September! Woof. This September was the Septemberiest September I’ve ever experienced. Not only was there the normal adjustment to having regular commitments again after a slow, laid-back summer, but we adjusted to getting places at a set time again after 18 months of having pretty much none of that in our life.
Our family dived straight in right after Labor Day – my husband started an in-person executive MBA program, our 8-year-old son started soccer, our 12-year-old daughter is back to ballet and our kids have started scouts! It’s been really great but also – woof – really a lot.
We’ve had to make some adjustments along the way as we navigated how being busy feels like. We started the forest school the kids did last spring and realized we had to quit because being out of the house for a full day just wasn’t working. Our oldest initially started the fall doing Girls on the Run and then quit that when we found a ballet studio that is offering classes 100% in person. They were good changes, but I’m a bit of a stickler for following through on commitments once we make them, and I’ve had to give myself grace. We’re all figuring out this kinda-post-COVID-but-not-really world we’re living in.
So … homeschooling! Let’s chat, shall we?
I wrote in my sixth grade planning post that this year we’ll be shifting away from a block structure for my oldest and leaning into a more traditional structure with most subjects being covered most days all year. So far it’s going really well! I do definitely miss the deep-dive that blocks allow for, but feel like she’s making much more consistent progress (especially in math) now that we’re doing everything all the time.
September was all about easing into the routine, setting expectations and being consistent. It was also about really basic but critical stuff like going to bed earlier, waking up earlier and simplifying food routines.
In September, the daily work my sixth grader was working with included.
Key to Measurements (I rotate this with OM Math)
She doesn’t do all of these things every day, and some of this is done 100% independently and some is done with me. The thing we do most consistently together is History Quest because we both LOVE IT.
We are using Lavender’s Blue second grade curriculum this year and in September we did the place value block. I’ve talked ad nauseum about how Waldorf math hasn’t been a great fit for this kiddo, so I did a lot of selective picking and choosing of activities from this block and didn’t cover it in its entirety at all. I think what we did do gave him a great sense of the big-picture idea of place value and the nuts and bolts we are covering in his math curriculum.
My eight-year-old is in a real sweet spot for learning to read. He is making huge progress and his practice is not the struggle it was even at the end of last school year. So we’ve been really diligent about doing a lesson from All About Reading every day in September. He’s just about finished with Level 1 and it’s been so great for him.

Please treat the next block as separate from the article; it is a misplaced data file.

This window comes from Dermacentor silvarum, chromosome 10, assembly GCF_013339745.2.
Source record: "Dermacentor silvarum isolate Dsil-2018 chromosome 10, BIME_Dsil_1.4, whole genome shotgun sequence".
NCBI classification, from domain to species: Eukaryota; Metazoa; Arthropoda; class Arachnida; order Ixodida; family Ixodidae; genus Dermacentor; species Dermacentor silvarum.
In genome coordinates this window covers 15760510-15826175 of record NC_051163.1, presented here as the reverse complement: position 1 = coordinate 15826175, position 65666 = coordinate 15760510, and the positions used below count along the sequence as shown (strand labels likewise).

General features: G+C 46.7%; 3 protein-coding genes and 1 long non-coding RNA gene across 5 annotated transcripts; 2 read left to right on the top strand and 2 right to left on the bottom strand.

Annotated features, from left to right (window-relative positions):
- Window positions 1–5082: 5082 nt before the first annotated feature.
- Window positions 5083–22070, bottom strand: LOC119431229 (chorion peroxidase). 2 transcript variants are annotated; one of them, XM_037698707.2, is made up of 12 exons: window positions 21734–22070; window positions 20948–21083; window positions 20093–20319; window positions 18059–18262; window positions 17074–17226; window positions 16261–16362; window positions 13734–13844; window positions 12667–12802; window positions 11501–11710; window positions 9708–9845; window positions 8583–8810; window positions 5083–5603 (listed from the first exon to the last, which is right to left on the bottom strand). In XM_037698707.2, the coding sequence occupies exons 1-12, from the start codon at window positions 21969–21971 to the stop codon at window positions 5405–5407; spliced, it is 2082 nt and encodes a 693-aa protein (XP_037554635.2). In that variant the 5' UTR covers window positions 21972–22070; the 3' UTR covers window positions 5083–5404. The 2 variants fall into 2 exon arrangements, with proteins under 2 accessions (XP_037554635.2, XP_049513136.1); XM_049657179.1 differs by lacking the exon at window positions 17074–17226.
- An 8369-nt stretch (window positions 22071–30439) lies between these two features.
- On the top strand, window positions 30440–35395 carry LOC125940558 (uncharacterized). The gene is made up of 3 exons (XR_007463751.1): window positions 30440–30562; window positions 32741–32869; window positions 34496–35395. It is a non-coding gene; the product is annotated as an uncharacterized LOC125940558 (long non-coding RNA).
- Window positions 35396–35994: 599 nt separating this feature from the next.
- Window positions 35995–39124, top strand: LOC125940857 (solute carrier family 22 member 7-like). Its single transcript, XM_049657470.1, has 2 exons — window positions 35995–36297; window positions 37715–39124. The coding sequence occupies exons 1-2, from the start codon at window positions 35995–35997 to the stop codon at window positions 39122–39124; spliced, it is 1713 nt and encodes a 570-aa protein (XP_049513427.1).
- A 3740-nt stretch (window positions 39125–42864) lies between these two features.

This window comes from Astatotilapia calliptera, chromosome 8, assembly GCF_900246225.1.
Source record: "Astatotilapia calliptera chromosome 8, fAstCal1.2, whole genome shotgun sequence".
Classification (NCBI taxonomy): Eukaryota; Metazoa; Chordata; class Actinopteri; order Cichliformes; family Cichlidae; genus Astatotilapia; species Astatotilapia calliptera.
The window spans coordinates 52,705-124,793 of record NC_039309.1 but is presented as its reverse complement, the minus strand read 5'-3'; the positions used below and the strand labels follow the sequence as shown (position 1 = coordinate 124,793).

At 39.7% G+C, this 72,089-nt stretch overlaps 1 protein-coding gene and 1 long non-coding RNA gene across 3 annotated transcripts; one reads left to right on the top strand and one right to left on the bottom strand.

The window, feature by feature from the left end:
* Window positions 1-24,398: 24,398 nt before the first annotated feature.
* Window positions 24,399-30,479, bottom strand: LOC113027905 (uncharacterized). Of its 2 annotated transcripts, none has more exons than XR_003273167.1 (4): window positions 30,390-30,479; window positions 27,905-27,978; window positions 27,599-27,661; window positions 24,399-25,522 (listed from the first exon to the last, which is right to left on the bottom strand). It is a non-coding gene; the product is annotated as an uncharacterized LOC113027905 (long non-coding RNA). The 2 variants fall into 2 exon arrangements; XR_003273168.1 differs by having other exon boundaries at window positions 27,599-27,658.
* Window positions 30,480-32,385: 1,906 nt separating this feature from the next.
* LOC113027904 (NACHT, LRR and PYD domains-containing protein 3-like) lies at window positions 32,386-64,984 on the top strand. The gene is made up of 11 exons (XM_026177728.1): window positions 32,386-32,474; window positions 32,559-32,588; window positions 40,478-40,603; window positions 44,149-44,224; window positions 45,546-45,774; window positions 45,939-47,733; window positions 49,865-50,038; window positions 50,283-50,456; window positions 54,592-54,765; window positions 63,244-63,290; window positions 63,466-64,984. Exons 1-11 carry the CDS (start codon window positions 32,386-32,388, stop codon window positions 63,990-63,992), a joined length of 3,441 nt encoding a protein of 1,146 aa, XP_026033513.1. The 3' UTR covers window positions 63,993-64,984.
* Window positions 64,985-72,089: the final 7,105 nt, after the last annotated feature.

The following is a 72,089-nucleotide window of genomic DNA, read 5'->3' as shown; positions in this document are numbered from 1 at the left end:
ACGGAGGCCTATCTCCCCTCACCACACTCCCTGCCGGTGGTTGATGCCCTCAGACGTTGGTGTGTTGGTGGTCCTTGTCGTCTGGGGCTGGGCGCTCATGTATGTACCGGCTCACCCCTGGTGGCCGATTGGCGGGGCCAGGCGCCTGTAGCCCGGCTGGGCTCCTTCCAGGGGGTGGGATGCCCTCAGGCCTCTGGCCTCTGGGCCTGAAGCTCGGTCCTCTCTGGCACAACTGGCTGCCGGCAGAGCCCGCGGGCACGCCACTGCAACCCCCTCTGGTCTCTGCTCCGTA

The general structure of my second grader’s daily work looks like this:
Circle time with mom & sisters (this often includes active math practice like tossing bean bags while reciting times tables)
Math lesson using Dimensions math
Main lesson – in September this was a place value activity
This might look like a lot, but we keep things pretty brief and I have no problem moving on mid-lesson if his brain is getting fried. We almost always break the AAR reading lessons where they are supposed to read two stories from the readers into two days.
We have a kindergartner this year! Our baby turned five at the beginning of October and has started to express interest in learning to read. This shift happened in October so I’ll save more on that for next month’s post. But mostly our five-year-old is super happy to play on her own or sit in my lap during her brother’s lessons.
A lot of my self-care this month was focused on setting myself up with some support so I didn’t go bonkers with all of the new demands on my time. I reached out to another soccer mama to arrange some carpooling. I found a nanny to watch my kids on the Saturdays my husband is in class because I am not an awesome person to be around on day 6 of parenting without a break. I’m leaning heavily on Instacart because there is suddenly just not an hour to go to the store. I’m embracing my two younger kids spending time on iPads when their sister is in ballet and my husband is at a meeting and it’s raining outside. Anyway, it’s been a month of embracing “good enough” parenting and recognizing that these sacrifices are happening because other wonderful things are happening, like my kids being engaged in activities they love and have missed for so long.
Some other fun stuff from this month: I’ve been …
I found both The Chair and On the Verge on Netflix to be delightful. Both capture the pressure, joy and insanity of being a woman and mother right now.
I’ve always been really intrigued by Mary Anning and am enjoying Remarkable Creatures by Tracey Chevalier.
In September I made my five-year-old a basic raglan sweater. It was my third time making the pattern, so I was able to be on autopilot and just relax – it was lovely. I’ll be sitting in the car a lot this year so I foresee lots of knitting in my future.
I recently discovered this 85% dark chocolate and a square of this in the afternoons makes me very happy. Summer is always a time (for me, anyway) for relaxing and being more flexible about food, and in September I’ve been focusing on more broth, more vegetables and a well-balanced plate. Finding recipes I can make on nights when we’re out for activities is a challenge and that’s a work in progress.
Hope you all have a lovely fall, everyone!